Results

The various wounding methods used here revealed a systematic recruitment of ESCRTs to the plasma membrane. Wounding with a laser beam showed that ESCRTs—and in particular, ESCRT-III proteins—were specifically recruited to wound sites and were accumulated until wound closure. This recruitment depended on calcium, which is known to be a crucial signaling molecule for wound repair. The depletion of important ESCRT subunits such as CHMP4B, CHMP2A, or Vps4 was deleterious for a subpopulation of cells bearing small wounds (less than 100 nm in diameter). Correlative scanning electron microscopy and time-lapse imaging revealed that wounding was followed by ESCRT-positive membrane budding and shedding. Energy depletion did not prevent—and rather increased—ESCRT accumulation but prevented both membrane shedding and repair.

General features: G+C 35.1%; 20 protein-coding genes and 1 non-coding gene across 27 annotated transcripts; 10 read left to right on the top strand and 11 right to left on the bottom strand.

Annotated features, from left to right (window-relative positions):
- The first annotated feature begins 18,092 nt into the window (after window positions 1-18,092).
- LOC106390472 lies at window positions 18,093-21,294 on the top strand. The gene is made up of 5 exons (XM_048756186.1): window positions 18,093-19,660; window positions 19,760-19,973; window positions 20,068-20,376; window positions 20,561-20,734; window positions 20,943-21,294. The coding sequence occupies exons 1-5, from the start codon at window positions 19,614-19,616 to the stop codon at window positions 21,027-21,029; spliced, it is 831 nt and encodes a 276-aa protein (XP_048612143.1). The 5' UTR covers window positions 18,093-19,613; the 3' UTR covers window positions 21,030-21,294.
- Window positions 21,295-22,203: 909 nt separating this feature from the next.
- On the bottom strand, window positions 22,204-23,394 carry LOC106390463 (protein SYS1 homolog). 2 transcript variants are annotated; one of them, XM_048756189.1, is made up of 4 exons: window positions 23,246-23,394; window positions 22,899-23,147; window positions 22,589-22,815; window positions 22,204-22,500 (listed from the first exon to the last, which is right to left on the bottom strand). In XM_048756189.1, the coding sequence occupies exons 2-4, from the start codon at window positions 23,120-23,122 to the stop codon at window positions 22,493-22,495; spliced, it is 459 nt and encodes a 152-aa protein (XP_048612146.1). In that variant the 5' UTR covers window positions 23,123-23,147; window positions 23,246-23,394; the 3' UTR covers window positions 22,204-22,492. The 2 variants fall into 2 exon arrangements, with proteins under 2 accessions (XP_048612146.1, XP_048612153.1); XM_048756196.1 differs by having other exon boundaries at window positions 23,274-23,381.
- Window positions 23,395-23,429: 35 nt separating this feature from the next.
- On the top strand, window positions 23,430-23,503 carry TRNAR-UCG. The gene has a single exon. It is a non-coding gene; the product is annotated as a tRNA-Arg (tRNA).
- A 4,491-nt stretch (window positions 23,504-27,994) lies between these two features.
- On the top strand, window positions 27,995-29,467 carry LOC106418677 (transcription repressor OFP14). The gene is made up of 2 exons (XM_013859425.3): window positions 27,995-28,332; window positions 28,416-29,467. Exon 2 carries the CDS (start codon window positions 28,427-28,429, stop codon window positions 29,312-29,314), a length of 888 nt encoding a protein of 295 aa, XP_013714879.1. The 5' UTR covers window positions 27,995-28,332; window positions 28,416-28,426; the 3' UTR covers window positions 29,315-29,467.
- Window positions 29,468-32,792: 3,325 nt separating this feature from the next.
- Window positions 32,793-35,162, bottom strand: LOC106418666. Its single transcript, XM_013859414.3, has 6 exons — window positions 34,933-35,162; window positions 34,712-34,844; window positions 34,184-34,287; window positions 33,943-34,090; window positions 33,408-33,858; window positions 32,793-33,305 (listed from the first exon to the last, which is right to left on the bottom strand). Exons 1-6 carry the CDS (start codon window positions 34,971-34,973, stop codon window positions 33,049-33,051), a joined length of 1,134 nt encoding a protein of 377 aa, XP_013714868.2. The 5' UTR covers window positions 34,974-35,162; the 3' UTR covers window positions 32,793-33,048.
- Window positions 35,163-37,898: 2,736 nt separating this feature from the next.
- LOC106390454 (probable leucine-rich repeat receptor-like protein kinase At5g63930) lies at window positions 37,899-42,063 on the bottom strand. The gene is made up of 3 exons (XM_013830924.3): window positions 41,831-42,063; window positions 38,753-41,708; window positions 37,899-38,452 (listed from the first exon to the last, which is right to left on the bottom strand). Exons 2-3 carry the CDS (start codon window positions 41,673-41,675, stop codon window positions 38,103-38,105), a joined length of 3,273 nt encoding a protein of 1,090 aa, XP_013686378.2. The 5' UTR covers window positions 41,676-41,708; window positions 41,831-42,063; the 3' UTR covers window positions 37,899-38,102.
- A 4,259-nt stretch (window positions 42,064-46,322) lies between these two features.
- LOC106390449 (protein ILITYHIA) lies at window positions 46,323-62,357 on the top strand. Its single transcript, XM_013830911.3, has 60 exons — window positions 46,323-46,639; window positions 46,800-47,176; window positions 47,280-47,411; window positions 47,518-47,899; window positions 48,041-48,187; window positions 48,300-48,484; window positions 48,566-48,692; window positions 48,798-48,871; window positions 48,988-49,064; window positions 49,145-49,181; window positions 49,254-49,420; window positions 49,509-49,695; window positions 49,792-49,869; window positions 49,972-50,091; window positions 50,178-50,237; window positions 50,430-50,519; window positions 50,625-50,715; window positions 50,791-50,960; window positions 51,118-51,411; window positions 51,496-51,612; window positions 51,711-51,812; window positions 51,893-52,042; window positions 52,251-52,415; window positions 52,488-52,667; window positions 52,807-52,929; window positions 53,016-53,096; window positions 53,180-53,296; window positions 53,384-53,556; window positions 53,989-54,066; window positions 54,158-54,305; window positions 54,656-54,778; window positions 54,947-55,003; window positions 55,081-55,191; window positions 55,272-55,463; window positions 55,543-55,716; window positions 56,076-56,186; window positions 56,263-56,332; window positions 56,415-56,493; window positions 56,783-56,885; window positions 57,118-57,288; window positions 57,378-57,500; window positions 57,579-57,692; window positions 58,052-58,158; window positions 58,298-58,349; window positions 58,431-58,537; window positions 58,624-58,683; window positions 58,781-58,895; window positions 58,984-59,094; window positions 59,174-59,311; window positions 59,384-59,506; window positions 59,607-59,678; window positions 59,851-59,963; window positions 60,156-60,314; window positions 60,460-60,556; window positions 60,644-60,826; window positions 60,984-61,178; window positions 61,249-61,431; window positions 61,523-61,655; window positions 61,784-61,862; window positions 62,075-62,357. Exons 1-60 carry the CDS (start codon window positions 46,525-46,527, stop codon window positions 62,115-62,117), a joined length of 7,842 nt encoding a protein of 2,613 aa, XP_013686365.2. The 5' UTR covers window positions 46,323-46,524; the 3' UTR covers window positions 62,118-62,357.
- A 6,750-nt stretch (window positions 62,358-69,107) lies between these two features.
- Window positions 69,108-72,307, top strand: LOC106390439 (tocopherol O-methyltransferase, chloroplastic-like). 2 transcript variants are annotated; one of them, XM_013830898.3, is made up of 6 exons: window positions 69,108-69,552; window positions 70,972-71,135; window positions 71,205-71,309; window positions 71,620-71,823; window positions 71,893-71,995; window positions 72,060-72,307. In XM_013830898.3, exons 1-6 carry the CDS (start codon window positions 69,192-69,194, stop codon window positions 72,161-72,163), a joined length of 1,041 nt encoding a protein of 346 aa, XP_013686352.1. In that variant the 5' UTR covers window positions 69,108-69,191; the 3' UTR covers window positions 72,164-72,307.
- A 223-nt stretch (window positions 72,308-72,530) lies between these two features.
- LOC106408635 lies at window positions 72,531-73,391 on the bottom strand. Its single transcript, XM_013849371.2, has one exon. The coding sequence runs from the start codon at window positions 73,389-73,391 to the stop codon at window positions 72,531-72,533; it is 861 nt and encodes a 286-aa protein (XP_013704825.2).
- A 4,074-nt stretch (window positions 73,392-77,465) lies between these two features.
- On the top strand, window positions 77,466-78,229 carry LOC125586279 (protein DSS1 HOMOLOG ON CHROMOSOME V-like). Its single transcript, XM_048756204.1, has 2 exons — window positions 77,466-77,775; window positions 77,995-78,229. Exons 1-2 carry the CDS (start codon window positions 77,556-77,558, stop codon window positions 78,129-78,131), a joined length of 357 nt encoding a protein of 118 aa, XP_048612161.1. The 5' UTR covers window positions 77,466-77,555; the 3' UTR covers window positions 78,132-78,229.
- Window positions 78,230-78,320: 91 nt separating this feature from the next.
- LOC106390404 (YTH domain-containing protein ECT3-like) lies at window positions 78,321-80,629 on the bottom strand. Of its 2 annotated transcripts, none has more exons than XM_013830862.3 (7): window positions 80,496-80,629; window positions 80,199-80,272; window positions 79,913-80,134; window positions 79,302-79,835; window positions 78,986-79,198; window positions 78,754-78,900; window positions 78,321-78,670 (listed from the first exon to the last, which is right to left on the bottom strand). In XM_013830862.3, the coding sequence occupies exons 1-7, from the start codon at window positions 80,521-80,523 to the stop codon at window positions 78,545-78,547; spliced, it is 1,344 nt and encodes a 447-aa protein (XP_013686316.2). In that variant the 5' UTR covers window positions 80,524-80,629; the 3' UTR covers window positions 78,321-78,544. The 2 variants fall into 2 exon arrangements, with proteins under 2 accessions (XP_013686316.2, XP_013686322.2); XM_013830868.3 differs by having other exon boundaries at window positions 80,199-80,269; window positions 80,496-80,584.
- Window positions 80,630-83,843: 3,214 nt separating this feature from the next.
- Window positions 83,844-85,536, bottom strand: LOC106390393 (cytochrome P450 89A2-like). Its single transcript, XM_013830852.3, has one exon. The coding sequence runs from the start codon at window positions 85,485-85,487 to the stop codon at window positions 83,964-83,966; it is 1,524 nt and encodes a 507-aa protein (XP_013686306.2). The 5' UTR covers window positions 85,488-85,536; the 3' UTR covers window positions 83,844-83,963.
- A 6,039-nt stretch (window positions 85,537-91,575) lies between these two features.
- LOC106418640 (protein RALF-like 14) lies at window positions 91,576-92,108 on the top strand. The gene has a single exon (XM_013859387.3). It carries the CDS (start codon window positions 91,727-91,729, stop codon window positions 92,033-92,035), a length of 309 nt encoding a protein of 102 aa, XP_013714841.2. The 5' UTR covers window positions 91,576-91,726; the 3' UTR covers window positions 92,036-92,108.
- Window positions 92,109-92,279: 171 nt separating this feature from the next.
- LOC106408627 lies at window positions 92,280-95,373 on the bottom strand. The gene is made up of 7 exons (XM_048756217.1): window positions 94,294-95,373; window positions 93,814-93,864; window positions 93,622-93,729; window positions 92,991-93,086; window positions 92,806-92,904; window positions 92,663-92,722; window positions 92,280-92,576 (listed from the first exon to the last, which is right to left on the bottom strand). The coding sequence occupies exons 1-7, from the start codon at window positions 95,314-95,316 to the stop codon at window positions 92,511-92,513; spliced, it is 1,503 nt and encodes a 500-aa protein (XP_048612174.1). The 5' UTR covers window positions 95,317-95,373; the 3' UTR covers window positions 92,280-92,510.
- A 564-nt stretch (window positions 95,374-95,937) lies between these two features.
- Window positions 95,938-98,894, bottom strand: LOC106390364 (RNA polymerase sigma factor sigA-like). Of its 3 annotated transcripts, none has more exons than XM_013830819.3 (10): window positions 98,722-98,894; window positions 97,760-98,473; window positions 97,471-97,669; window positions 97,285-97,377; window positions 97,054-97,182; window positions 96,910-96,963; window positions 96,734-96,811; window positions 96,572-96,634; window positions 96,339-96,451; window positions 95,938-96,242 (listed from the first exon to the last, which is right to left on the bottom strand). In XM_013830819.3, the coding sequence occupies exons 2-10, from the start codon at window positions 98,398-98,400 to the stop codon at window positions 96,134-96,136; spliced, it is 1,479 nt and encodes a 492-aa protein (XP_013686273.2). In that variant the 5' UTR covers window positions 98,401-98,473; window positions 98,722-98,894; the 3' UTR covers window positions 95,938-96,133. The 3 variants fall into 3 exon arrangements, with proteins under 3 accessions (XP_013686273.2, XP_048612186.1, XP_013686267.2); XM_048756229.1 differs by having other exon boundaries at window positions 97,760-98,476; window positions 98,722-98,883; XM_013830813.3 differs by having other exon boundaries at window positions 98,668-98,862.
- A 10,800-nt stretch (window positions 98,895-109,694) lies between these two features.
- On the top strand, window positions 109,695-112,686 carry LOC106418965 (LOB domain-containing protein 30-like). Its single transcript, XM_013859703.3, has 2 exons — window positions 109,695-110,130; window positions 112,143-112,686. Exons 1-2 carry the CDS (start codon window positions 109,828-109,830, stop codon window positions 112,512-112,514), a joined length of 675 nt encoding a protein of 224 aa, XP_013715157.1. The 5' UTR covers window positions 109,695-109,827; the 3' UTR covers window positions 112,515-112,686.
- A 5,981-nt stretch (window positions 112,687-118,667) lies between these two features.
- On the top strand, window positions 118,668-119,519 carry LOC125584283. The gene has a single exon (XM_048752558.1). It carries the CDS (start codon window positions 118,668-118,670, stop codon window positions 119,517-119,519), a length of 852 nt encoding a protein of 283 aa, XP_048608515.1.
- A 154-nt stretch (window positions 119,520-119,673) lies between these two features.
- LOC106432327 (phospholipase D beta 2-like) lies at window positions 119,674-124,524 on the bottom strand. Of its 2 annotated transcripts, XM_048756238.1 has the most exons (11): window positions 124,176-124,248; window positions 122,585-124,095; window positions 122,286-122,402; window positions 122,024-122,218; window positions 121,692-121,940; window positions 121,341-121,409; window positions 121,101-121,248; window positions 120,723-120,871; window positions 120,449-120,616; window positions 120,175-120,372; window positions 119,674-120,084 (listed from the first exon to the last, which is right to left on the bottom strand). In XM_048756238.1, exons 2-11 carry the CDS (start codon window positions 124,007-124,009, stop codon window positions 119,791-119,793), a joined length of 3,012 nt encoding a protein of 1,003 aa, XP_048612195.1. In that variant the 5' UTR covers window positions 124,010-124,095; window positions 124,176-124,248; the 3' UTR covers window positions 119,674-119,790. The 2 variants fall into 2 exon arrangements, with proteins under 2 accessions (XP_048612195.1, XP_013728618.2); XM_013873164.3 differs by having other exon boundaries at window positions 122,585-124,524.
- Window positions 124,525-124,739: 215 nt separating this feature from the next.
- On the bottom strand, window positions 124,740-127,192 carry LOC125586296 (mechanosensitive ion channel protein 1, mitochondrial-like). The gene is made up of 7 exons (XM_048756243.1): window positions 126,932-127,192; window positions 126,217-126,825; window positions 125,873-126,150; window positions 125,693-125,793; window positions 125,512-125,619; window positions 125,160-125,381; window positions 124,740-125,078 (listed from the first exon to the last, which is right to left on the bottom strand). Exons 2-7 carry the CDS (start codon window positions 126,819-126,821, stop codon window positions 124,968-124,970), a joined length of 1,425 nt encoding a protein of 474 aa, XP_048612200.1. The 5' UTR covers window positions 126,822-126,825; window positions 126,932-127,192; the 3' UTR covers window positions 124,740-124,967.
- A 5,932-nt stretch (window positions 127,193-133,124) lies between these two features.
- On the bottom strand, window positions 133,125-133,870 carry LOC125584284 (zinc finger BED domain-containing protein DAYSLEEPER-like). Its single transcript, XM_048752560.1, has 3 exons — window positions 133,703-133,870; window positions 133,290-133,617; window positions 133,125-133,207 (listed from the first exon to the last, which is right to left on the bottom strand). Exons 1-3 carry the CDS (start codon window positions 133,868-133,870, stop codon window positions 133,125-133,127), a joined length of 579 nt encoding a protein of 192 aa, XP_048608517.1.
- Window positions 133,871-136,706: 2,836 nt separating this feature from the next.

Discussion

These results show that ESCRT proteins play an important role in the detection and removal through the extracellular shedding of small wounds present at the plasma membrane. We propose that different mechanisms for membrane repair (patching, budding, or endocytosis) can be used by cells depending on the type and size of the wound. These mechanisms are stimulated by common early signaling events, such as calcium, but downstream events are likely to depend on the physiochemical characteristics of the wounds.

ESCRT-positive plasma membrane shedding has been observed in a variety of normal and pathological conditions. It remains unclear whether these phenomena are linked to local plasma membrane damage and whether ESCRT-III proteins are involved in these processes.

ESCRT Your Wound Away